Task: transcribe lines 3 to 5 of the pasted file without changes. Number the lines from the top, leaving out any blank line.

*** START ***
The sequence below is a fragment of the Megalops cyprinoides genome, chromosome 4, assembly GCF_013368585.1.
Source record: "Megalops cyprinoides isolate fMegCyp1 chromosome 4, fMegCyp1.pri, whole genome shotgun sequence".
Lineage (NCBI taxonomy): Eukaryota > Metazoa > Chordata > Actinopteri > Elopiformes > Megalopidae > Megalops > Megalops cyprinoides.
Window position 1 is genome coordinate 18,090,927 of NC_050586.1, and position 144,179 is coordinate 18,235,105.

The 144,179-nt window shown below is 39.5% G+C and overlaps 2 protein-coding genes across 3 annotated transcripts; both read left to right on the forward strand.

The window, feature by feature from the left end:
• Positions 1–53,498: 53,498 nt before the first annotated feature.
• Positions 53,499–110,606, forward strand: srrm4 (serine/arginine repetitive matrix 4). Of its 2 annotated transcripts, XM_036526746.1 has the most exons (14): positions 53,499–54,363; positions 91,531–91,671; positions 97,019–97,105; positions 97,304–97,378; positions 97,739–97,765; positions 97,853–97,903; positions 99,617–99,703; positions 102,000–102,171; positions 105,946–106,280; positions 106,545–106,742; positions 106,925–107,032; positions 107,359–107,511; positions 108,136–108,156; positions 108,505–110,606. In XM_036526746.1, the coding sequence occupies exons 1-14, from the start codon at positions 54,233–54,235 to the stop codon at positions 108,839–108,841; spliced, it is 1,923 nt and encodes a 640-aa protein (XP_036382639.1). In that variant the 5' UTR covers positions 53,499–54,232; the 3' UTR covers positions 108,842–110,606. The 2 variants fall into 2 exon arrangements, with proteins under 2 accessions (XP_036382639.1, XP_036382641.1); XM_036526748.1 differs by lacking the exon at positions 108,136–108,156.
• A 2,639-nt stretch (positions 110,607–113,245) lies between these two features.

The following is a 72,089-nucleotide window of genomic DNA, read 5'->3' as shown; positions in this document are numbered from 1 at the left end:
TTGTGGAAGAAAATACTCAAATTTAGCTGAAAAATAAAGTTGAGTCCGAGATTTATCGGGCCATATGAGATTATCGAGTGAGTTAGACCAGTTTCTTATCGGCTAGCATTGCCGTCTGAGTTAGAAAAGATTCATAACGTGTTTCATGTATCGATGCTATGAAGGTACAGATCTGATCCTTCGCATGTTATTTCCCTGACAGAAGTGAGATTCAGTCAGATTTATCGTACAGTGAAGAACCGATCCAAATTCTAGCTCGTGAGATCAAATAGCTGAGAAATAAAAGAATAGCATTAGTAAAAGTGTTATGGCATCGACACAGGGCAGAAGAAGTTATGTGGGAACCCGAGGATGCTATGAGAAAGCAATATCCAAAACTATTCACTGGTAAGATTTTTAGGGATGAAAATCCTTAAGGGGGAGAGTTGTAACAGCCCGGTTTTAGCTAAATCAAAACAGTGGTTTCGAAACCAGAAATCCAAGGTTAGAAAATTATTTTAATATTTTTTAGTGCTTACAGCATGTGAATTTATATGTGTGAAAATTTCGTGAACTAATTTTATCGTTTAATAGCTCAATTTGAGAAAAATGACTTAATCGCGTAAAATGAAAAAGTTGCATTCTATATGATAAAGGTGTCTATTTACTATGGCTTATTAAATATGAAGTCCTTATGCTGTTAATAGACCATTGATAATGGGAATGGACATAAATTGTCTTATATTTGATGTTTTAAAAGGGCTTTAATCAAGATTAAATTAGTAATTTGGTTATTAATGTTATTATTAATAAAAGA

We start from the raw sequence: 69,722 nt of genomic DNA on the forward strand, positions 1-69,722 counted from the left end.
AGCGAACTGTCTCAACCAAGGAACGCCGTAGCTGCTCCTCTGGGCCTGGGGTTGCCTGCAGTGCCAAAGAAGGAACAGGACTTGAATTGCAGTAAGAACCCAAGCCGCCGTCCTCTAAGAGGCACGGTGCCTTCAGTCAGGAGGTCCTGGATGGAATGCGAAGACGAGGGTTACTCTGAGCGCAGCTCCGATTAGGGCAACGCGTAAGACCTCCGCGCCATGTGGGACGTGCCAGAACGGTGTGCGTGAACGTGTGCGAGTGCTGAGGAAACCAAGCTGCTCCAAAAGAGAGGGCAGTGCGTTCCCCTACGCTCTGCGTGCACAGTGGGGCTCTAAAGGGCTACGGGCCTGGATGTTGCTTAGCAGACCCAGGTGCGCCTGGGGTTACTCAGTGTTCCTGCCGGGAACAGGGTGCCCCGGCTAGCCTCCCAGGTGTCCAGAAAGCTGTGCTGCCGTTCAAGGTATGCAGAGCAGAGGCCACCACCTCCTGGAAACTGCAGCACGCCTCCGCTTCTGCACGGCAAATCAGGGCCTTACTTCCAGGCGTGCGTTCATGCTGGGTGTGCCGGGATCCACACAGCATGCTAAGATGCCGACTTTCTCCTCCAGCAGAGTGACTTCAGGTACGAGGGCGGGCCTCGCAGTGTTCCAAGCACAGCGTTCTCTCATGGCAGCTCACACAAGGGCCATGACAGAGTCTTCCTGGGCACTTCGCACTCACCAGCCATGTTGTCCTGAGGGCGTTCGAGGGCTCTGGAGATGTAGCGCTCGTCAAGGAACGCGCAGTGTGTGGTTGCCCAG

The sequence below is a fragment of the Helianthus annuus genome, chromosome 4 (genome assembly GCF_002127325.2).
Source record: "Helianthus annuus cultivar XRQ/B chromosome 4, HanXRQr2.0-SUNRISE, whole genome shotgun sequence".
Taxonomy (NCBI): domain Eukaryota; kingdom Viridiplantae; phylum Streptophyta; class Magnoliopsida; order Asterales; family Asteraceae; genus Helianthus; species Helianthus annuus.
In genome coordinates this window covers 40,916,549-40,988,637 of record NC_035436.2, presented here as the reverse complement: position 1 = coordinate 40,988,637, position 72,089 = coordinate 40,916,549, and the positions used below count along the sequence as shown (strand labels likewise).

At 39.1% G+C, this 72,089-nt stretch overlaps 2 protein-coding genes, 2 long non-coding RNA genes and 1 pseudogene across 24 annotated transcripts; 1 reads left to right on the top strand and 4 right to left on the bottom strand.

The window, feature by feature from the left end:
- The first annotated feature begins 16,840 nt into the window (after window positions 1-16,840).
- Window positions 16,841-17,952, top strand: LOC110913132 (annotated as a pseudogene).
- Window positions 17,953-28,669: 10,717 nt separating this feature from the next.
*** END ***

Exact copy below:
Lineage (NCBI taxonomy): Eukaryota > Metazoa > Chordata > Actinopteri > Elopiformes > Megalopidae > Megalops > Megalops cyprinoides.
Window position 1 is genome coordinate 18,090,927 of NC_050586.1, and position 144,179 is coordinate 18,235,105.

The 144,179-nt window shown below is 39.5% G+C and overlaps 2 protein-coding genes across 3 annotated transcripts; both read left to right on the forward strand.